Take the 2-minute tour ×
Stack Overflow is a question and answer site for professional and enthusiast programmers. It's 100% free.

In PHP, is it possible to exit from a PHP code block (i.e. the PHP tags)?

<?php
    if (!A) phpexit();
    print("1");
?>

<?php
    print("2");
?>

So if A was true, then the result is 12, and if A was false, then result is 2.

I know you can do this with if statement or something, but I want to know if there is also some special PHP function that can do this.

share|improve this question
1  
No, there is no such thing. I even can't imagine where you could use it. –  Hast Jun 16 '13 at 17:14
12  
Whatever happened to if? –  deceze Jun 16 '13 at 17:15
2  
What you need is goto but goto = poor design... There's if else for what you need. –  CodeAngry Jun 17 '13 at 0:21

7 Answers 7

up vote 26 down vote accepted

There is the goto operator but I strongly advise against using this kind of tricks ("spaghetti code"). You better use structured if blocks, there is nothing wrong with them.

Before using goto, consider alternative solutions: for example, you may include different scripts depending on the A condition.

enter image description here

share|improve this answer
5  
+1. An image says more than thousand words here :-) –  bwoebi Jun 16 '13 at 17:18
4  
I don't downvote this just because of the constructive include part of the answer. The picture is funny, but not constructive. I know it's popular to be agains goto, but goto itself doesn't always mean spaghetti code. To break the program flow, like to jump from the middle of cycle into middle of another function is misusing and spaghetti. But if the jump is clear and doesn't break the context (like in this case), I believe it is OK to use. –  Jan Turoň Jun 16 '13 at 17:35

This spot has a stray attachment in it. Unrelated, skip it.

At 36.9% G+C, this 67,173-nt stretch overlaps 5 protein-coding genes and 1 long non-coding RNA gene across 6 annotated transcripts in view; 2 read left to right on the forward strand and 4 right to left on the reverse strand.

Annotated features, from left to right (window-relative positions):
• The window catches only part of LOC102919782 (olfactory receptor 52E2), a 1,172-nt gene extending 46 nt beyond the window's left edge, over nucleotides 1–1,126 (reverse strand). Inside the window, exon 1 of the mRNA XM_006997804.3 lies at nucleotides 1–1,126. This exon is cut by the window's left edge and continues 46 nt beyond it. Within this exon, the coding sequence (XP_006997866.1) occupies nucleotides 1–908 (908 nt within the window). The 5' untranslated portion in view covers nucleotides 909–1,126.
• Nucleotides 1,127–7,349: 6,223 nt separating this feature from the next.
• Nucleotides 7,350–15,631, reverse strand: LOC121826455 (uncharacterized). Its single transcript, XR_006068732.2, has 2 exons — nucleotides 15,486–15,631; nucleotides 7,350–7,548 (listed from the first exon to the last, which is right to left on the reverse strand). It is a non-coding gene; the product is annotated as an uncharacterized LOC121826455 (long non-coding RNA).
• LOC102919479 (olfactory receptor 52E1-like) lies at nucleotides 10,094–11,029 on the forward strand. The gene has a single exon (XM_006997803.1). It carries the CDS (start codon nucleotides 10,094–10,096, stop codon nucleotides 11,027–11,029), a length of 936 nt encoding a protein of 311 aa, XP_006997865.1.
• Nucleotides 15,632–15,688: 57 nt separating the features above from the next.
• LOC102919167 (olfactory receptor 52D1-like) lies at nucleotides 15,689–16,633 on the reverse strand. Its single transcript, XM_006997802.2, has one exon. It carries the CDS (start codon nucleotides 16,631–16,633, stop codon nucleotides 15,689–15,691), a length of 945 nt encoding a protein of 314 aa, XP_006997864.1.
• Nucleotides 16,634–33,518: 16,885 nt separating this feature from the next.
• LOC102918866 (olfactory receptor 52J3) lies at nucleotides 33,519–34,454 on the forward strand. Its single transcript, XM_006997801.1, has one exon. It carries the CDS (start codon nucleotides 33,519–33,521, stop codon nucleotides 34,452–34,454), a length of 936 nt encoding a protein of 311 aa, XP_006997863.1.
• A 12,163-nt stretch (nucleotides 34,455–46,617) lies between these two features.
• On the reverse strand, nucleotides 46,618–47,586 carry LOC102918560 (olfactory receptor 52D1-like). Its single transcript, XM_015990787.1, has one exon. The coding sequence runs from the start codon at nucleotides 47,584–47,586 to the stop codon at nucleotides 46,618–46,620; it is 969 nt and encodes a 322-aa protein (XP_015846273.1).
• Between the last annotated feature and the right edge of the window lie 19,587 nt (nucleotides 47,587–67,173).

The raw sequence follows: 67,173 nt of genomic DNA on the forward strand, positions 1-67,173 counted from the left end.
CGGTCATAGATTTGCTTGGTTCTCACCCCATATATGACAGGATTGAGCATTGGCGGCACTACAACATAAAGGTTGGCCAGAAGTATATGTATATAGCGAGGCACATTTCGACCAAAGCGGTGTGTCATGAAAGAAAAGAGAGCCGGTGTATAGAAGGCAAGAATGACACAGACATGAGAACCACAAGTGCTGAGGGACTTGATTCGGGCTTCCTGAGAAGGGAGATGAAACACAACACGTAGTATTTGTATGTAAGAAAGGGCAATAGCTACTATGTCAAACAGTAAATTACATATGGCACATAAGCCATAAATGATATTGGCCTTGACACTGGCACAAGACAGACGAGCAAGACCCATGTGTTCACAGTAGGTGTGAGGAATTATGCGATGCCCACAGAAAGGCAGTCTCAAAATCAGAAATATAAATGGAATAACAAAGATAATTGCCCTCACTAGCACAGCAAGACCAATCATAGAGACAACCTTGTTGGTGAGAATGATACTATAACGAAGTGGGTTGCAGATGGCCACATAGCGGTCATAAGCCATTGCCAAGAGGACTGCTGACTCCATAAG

2  
@JanTuroň: Yes, I still use goto in some of my C programs, for example to reach a general error handling block from within a nested loop. The problem with goto is that, once you start using it in legitimate ways, you soon start using it to "patch" poorly designed control flows. However, your point is good... and I always try to make my answers constructive. –  gd1 Jun 16 '13 at 18:06
2  
I think that nobody felt that need, simply... Moreover a <?php block is not a structured block, in fact an if can be interrupted by ?> and resumed with <?php. In that case, think about the mess that would come out if such a function did exist. –  gd1 Jun 17 '13 at 14:37
1